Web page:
Hatchery calls for volunteers to fill Aug. 24 training class

August 6, 2013

By Peter Clark

As the salmon return every year, so does the need for volunteers at the hatchery.

On Aug. 24, Friends of the Issaquah Salmon Hatchery will host the annual volunteer class to initiate new recruits into public educators on the subject of the salmon life cycle.

The Issaquah Salmon Hatchery operates around the year with only two paid employees. Beverley Lee, Friends of the Issaquah Salmon Hatchery volunteer coordinator, said those who dedicate their time keep the local institution running.

Though many sign up to assist, and there are about 60 active volunteers, she added that the hatchery could always use more help.

“We have a number of volunteer positions,” Lee said. “But the ones that I need the most are those to lead tours.”

Between the months of July to November, Lee said more than 4,000 people make their way through the tours at the hatchery including school groups, senior citizen groups and everything in between. The tours give the basics of the salmon life cycle. Volunteers provide that information, shepherding the interested visitors through the facilities where eggs are harvested, hatched and grown.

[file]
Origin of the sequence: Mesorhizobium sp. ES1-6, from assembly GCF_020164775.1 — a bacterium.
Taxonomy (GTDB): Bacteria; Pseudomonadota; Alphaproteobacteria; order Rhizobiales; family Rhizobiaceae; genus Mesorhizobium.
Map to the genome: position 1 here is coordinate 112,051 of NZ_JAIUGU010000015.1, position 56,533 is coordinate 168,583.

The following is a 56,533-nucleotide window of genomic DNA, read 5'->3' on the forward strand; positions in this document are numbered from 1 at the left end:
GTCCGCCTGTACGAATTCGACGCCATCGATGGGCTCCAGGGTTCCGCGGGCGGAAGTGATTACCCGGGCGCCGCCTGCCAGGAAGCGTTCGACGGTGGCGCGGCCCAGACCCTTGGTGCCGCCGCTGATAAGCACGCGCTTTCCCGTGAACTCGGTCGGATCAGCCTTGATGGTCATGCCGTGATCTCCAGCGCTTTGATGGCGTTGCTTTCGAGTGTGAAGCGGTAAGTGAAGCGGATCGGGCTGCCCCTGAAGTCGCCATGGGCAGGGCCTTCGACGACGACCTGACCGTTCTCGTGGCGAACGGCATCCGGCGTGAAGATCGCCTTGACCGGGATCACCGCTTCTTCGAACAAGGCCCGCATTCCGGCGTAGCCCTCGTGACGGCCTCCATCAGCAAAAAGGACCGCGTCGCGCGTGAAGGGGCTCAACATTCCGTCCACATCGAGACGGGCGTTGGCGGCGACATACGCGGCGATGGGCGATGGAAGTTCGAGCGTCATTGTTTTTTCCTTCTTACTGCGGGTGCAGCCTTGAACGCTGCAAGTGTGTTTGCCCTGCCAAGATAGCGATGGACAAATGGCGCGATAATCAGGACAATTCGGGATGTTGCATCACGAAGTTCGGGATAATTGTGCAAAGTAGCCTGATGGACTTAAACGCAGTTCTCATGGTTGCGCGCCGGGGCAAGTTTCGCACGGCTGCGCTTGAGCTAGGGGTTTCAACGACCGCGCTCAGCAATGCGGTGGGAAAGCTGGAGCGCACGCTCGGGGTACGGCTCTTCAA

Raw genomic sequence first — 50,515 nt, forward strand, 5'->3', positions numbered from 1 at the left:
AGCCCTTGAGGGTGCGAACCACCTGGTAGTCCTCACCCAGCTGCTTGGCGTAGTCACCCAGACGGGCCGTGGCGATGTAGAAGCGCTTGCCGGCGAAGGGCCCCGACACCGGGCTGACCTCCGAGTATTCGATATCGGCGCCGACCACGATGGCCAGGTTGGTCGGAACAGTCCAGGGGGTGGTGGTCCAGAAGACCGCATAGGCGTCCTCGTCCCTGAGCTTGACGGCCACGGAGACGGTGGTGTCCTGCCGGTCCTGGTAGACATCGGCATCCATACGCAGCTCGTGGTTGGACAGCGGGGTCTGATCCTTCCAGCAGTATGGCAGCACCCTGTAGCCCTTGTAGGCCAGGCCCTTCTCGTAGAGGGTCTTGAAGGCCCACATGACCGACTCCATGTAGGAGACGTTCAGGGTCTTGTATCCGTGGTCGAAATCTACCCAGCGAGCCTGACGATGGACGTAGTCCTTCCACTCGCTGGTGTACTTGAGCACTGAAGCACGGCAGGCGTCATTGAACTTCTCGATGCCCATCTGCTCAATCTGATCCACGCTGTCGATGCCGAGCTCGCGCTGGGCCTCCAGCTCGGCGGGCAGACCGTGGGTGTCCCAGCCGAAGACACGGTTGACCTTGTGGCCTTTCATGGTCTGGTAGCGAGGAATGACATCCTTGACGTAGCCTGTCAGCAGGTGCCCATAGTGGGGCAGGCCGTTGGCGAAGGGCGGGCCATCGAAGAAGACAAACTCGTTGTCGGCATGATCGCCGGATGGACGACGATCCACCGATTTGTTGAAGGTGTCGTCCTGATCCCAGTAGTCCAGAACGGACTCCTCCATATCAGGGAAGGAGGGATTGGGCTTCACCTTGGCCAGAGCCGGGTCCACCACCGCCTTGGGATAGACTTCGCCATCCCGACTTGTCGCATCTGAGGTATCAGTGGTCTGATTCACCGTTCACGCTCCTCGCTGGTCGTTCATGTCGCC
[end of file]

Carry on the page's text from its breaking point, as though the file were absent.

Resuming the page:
Along with leading tours, volunteers work at the hatchery gift shop, bring salmon exhibits to science fairs, maintain the facility’s aquarium and assist workers during spawning season.

“Because there are only two employees in the grounds, it’s needless to say on spawning days, they need help,” Lee said. “It would be impossibly for them to do all of the work.”

And of course, they’re instrumental to one of Issaquah’s most important celebrations of the year.

“And of course, we’re here at Salmon Days,” she said. “We have volunteers on the ground, ready to answer questions.”

Hatchery volunteers have also won many ribbons for constructing and presenting floats in the annual Salmon Days Parade.

Michael Oakley has volunteered with the Issaquah Hatchery for over a year and has found the experience very rewarding.

“I’ve had a blast,” Oakley said. “I was interested in doing it and had a little trepidation about remembering all the facts. It’s amazing how fast you pick it up.”

He has led tours and exhibited salmon dissection at science fairs.

“You get kids that act like they’re not into it,” he said. “As it goes along, they get really, really into it. At the science fairs, boys are a little more squeamish than the girls.”

Oakley said that he enjoys educating the community and delights in the appreciation that is shown.

“The cards and drawings you get from kids to thank you for the tour are just amazing,” he said. “I have a lot of fun doing it.”

To register for the Aug. 24 class, fill out a volunteer interest form at issaquahfish.org/get-involved. All ages are welcome, though only those over 16 can lead tours.

“It’s right at the door for our salmon season,” Lee said of the class. “From then until the end of November, it’s very, very busy.”

 

what to know

Annual volunteer class

  • Aug. 24
  • issaquahfish.org/get-involved
  • volunteer@issaquahfish.org
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